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|Posted November 7, 2007|
Exile's Life Unravels After Illegal Vote
|In January 2002, a federal grand jury indicted Vandamme Jeanty on charges of voting illegally, possessing a false Florida birth certificate and fraudulent Social Security number to procure federal student loans. In May 2002, he was able to participae in a University of Miami graduation ceremony. He is shown here with UM President Donna Shalala. (Miami Herald Photo)|
By ALFONSO CHARDY
Scion of a once-prominent family in Haiti, Vandamme Jeanty blossomed in exile.
He graduated with honors from North Miami Senior High School and enrolled in Miami-Dade Community College, where his almost-perfect grade-point average was enough to place him among six South Florida students considered for the inaugural class of Gates Millennium Scholars eligible for full college scholarships.
Studying public administration, policy and law at the University of Miami, he seemed to have a bright future.
But Jeanty's dreams collapsed when federal authorities discovered he was not a U.S. citizen when he voted in the 2000 presidential election and had been arrested for resisting officers.
He was convicted of illegally voting and two other separate charges and was ordered deported after skipping his immigration hearing. But instead of hiding from immigration authorities, like thousands of other undocumented immigrants, Jeanty turned himself in at the Krome detention center in West Miami-Dade, where he is now being held.
Jeanty, 29, is yet another example of stepped-up immigration enforcement. A recent report by Human Rights Watch said that from 1997 to 2005, 672,593 immigrants with criminal records were deported -- the result of tougher immigration laws passed in 1996 that require deportation of foreign nationals convicted of aggravated felonies.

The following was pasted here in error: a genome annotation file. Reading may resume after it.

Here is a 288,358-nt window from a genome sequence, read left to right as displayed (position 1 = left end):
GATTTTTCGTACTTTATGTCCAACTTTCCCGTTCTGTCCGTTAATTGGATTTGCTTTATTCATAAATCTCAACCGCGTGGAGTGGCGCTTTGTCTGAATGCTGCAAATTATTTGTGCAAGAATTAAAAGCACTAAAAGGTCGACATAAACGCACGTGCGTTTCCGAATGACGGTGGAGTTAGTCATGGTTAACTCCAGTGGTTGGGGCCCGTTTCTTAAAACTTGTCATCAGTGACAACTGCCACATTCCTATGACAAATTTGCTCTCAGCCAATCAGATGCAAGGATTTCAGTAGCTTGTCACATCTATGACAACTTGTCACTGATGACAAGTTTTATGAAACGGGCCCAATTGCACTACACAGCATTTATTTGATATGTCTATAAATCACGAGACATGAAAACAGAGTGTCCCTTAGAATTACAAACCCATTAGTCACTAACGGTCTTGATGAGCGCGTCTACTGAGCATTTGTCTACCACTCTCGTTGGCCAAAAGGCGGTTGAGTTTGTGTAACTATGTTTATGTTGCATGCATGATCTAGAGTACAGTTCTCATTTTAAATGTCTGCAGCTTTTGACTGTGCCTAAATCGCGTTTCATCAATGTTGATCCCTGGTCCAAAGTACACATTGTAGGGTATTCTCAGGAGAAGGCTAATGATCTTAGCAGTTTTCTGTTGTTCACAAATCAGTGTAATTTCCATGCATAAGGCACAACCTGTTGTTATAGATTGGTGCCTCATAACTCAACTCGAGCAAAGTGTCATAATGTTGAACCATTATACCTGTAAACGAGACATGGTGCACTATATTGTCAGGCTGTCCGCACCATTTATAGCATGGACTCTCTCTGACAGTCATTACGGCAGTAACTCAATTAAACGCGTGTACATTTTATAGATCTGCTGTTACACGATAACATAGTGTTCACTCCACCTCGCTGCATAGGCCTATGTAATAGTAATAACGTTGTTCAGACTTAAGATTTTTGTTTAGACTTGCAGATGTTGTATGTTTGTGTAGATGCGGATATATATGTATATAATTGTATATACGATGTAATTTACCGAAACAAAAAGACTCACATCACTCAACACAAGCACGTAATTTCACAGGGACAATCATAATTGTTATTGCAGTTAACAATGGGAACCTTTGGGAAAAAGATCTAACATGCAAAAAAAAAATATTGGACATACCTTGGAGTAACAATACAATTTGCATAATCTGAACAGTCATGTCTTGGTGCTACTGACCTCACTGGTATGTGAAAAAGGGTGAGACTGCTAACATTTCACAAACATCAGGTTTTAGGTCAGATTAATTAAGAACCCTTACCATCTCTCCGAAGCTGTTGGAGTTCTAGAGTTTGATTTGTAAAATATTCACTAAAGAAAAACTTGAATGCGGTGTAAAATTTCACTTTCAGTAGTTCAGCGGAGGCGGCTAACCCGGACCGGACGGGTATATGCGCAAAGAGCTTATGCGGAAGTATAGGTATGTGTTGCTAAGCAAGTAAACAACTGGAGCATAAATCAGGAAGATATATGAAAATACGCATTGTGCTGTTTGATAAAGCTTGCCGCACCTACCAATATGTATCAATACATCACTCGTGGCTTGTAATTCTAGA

Jeanty said he had good reasons for the transgressions: He grew up thinking he was a naturalized U.S. citizen; and his father was killed in Haiti on the eve of Jeanty's removal hearing.
Now Jeanty faces further scrutiny after filing a complaint against a detention officer who Jeanty says used excessive force when Jeanty failed to move fast enough for a medical checkup at the Krome clinic.
Immigration officials would not comment on Jeanty's allegations. But Iván Ortíz, a spokesman for U.S. Immigration and Customs Enforcement, said all abuse allegations are investigated.
An agency official familiar with the case who did not want to be identified by name because of privacy policies for detainees said Jeanty deliberately injured himself to prevent transfer to another holding facility or to thwart deportation.
''ICE records show that every time Mr. Jeanty has been scheduled for a transfer or removal, he has caused injury to himself to avoid being moved,'' the official said. ``There's documention indicating that he intentionally banged his head repeatedly against the glass in the Krome processing area to cause a self-induced epileptic seizure. . . . Another instance occurred when he was being scheduled for [a deportation] flight and he climbed onto a bed and violently threw himself backwards onto the floor.''
Jeanty's extraordinary story begins in Haiti, where he says his father, Pierre Jeanty, served in the security detail of Haitian dictator Jean Claude ''Baby Doc'' Duvalier.
Jeanty was 8 when his parents left Haiti after the 1986 collapse of the Duvalier dictatorship.
He overcame language and cultural barriers and succeeded in school. An article in The Miami Herald on Oct. 29, 2000, celebrated Jeanty and five other Gates Millennium Scholar candidates. A foundation spokesman said Jeanty did not figure in the final lineup for a scholarship.
The mistake that ultimately cost Jeanty his dreams came less than two weeks after the article appeared.
On Nov. 7, 2000, he accompanied his mother to the polls and voted for Al Gore.
''I grew up thinking all along that I was an American,'' Jeanty said in one of several telephone calls from Krome. ``It didn't occur to me at the time that I was breaking the law. In fact, my mother had become a citizen, and I thought I was a citizen, too.''